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Indigo works as a Mom Baby Nurse at Brigham & Women’s Hospital in Boston, MA and is concluding a Masters of Public Health at Boston University this year with a focus in community assessment, program design, implementation, and evaluation.

Nurses are known for honesty and trustworthiness as well as dedication to evidence-based practices that contribute to the health of our patients’ mind, body, and spirit. So what about our patients’ environment? As a nurse and public health professional, this question is central to the health and wellness of individuals, families, communities, and global populations.

The Alliance of Nurses for Healthy Environments (ANHE) and the Association of Public Health Nurses (APHN) are examples of professional organizations committed to researching, educating, and advocating for healthy homes to healthy global ecosystems. These reports are key to informing how nurses and public health professionals must help our patients and communities mitigate and adapt to climate change and environmental degradation. These reports provide valuable data depicting how changes in climate and ecosystems impact human health and the vividly unequal distribution of those impacts on vulnerable populations throughout the U.S. and across the globe.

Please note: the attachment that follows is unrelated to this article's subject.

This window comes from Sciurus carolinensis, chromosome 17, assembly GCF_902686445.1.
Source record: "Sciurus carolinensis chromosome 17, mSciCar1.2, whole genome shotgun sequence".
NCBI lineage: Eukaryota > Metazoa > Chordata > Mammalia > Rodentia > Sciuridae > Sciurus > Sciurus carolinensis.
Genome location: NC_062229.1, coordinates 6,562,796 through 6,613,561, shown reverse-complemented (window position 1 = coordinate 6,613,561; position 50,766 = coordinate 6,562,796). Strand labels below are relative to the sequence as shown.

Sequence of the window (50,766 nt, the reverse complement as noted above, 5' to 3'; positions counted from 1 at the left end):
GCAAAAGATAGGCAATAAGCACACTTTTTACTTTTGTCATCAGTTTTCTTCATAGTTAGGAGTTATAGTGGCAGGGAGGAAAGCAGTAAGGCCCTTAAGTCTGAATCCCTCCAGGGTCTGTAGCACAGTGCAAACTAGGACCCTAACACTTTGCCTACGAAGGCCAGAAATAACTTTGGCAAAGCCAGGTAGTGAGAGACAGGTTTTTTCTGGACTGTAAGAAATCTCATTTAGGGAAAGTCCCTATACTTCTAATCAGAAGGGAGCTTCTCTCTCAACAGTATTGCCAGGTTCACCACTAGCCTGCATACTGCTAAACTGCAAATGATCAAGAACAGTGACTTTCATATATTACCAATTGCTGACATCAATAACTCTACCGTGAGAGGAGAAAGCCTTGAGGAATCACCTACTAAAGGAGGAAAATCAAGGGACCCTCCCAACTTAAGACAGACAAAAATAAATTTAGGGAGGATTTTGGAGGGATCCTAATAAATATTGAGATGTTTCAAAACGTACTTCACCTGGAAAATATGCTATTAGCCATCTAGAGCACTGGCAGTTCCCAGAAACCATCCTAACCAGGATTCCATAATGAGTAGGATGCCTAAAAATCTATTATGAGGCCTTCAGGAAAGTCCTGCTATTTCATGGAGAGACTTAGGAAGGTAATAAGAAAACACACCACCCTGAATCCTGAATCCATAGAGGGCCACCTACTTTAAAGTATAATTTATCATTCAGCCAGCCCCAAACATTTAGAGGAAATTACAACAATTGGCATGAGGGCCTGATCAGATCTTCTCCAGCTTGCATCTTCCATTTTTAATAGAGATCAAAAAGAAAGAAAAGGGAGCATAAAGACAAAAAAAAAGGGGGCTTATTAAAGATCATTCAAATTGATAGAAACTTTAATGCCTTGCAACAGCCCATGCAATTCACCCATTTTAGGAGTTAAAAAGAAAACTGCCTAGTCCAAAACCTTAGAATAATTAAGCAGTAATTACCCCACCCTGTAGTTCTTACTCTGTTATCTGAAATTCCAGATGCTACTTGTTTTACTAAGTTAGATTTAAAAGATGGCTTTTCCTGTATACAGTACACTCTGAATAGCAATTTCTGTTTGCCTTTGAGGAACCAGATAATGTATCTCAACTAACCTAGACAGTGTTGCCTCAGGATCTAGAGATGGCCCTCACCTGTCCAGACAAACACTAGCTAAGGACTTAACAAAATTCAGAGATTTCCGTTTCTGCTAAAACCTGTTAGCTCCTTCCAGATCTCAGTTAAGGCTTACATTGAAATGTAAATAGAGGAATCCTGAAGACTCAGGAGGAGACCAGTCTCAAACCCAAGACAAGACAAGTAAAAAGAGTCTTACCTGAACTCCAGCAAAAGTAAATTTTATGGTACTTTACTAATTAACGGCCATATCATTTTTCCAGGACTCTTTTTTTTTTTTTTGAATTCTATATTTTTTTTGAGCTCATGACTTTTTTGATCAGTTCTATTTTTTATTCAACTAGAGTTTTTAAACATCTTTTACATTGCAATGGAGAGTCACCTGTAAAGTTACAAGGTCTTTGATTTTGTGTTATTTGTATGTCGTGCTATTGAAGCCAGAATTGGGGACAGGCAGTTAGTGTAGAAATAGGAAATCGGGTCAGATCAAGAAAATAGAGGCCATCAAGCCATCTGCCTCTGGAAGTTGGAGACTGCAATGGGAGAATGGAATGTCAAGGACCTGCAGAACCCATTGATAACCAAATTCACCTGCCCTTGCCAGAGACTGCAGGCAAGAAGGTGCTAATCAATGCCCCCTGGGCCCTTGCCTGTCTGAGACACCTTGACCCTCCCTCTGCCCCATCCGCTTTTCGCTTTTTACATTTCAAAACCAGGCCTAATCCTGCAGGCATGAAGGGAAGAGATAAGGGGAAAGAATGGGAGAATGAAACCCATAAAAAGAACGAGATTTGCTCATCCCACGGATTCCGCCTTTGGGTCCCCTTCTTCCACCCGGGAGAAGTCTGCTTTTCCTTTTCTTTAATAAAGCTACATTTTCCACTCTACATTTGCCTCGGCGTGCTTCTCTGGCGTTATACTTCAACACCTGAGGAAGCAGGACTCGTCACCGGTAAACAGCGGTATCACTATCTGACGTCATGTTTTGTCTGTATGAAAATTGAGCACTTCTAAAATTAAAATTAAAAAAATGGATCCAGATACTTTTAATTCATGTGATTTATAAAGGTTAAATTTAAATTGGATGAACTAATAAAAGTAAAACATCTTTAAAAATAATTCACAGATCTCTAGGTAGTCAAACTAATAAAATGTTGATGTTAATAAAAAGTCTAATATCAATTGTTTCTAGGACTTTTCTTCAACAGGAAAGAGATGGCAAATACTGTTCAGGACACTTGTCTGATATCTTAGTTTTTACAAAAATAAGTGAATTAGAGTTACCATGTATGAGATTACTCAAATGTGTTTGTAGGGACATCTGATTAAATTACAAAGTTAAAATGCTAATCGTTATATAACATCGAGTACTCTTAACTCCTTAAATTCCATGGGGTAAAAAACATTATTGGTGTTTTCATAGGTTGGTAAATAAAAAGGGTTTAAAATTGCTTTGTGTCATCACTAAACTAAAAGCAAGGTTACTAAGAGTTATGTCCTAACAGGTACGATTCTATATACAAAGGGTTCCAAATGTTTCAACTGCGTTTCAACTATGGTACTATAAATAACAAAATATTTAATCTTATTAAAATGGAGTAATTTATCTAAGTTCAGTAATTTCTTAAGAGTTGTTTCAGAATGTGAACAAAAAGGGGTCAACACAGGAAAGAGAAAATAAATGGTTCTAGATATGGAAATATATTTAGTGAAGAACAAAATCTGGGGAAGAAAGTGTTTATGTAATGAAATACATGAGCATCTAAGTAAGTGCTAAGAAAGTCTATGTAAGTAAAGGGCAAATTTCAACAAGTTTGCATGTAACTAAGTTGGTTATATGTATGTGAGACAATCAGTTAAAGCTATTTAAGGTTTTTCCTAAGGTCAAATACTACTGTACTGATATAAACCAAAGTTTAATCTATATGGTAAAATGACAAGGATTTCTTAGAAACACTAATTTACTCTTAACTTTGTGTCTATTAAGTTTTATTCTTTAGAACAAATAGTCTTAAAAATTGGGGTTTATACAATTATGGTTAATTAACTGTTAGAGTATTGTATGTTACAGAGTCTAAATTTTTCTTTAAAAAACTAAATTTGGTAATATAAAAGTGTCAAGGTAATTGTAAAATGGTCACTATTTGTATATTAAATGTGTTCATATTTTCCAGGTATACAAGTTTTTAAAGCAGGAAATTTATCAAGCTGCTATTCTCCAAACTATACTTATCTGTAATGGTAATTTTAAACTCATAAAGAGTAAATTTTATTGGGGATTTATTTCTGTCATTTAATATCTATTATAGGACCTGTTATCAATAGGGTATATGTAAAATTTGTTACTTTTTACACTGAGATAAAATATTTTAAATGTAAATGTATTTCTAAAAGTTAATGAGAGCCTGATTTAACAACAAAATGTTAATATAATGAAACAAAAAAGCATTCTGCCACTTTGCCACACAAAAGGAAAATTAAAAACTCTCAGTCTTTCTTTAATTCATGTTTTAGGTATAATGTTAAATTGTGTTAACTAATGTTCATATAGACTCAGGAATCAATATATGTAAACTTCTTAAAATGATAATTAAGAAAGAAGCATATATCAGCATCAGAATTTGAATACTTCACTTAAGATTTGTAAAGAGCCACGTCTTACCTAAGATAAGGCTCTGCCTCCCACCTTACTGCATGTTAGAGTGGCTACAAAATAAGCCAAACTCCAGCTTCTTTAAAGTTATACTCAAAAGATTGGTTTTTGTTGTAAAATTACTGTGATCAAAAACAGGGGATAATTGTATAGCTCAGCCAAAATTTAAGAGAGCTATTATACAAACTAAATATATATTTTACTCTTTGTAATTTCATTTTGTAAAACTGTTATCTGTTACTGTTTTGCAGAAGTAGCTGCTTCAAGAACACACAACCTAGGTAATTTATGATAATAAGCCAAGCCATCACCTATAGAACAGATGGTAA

ANHE and APHN emplores nurses–as unique trusted messengers of information–to use their ability to bridge gaps in communication between science, the public, and policymakers. I personally am optimistic about the health community’s ability to use these reports to shift public and political discourse on environmentally sustainable actions. All health professionals should abandon “doom and gloom” scare tactics and focus on connections between environments and health, provide evidence-based solutions, and communicate compassionately about shared values of health and wellness for all.

I love the outdoors and am interested in cultivating environmentally compassionate personal practices, but conversations about climate change often leave me feeling woefully out of my element. Climate science and environmental sustainability are not my fields of expertise. However, my health expertise is in making meaningful and sustainable changes that impact health for individuals and populations. So these reports help me move forward with hope that I can lean on the expertise of scientists in other fields–environmental health, climate, policy solutions, energy, agriculture–to inform my own personal and professional practices.

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